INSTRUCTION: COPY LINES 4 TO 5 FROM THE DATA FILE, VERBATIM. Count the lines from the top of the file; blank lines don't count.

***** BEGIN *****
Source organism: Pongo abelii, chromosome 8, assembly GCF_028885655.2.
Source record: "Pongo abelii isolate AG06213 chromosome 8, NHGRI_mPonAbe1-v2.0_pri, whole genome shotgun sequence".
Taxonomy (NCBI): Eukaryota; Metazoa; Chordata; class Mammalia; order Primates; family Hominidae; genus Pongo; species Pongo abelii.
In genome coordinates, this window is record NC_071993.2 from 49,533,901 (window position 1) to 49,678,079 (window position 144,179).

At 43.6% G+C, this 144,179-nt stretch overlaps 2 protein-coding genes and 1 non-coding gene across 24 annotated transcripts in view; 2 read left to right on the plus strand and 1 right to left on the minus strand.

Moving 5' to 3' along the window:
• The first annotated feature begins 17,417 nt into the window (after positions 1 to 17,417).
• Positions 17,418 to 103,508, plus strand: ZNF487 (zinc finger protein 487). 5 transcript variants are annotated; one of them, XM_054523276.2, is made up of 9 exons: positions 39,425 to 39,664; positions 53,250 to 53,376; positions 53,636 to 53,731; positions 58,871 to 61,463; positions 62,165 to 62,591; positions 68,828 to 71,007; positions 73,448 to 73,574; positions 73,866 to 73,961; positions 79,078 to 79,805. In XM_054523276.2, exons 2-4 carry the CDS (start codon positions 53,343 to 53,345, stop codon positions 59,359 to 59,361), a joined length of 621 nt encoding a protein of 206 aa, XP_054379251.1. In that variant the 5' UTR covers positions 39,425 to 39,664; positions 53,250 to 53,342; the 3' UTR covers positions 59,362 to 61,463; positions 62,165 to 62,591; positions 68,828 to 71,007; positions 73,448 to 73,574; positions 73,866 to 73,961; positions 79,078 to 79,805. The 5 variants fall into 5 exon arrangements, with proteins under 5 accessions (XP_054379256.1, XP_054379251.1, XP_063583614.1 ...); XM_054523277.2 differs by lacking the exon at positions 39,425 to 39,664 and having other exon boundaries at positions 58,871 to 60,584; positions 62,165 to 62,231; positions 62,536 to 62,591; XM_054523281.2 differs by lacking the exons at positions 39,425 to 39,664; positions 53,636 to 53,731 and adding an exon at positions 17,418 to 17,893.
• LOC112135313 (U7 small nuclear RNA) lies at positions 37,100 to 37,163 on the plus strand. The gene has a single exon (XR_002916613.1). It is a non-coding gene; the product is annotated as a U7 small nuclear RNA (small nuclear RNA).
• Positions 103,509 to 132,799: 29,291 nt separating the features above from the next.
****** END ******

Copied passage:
In genome coordinates, this window is record NC_071993.2 from 49,533,901 (window position 1) to 49,678,079 (window position 144,179).

At 43.6% G+C, this 144,179-nt stretch overlaps 2 protein-coding genes and 1 non-coding gene across 24 annotated transcripts in view; 2 read left to right on the plus strand and 1 right to left on the minus strand.